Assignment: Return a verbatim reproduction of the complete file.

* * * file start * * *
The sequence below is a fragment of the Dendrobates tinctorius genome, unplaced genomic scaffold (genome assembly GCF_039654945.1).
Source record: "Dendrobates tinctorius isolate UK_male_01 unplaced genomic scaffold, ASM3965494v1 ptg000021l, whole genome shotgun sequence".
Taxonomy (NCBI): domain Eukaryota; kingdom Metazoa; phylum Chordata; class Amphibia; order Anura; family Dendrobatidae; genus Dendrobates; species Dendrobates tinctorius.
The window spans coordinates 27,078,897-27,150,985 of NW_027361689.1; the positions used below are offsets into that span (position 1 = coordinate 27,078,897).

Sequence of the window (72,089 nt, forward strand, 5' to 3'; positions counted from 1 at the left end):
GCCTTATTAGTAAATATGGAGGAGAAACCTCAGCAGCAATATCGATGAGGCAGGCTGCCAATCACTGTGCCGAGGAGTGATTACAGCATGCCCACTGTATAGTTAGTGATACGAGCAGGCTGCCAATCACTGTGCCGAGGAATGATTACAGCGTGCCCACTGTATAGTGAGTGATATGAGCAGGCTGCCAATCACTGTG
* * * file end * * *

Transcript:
The sequence below is a fragment of the Dendrobates tinctorius genome, unplaced genomic scaffold (genome assembly GCF_039654945.1).
Source record: "Dendrobates tinctorius isolate UK_male_01 unplaced genomic scaffold, ASM3965494v1 ptg000021l, whole genome shotgun sequence".
Taxonomy (NCBI): domain Eukaryota; kingdom Metazoa; phylum Chordata; class Amphibia; order Anura; family Dendrobatidae; genus Dendrobates; species Dendrobates tinctorius.
The window spans coordinates 27,078,897-27,150,985 of NW_027361689.1; the positions used below are offsets into that span (position 1 = coordinate 27,078,897).

Sequence of the window (72,089 nt, forward strand, 5' to 3'; positions counted from 1 at the left end):
GCCTTATTAGTAAATATGGAGGAGAAACCTCAGCAGCAATATCGATGAGGCAGGCTGCCAATCACTGTGCCGAGGAGTGATTACAGCATGCCCACTGTATAGTTAGTGATACGAGCAGGCTGCCAATCACTGTGCCGAGGAATGATTACAGCGTGCCCACTGTATAGTGAGTGATATGAGCAGGCTGCCAATCACTGTG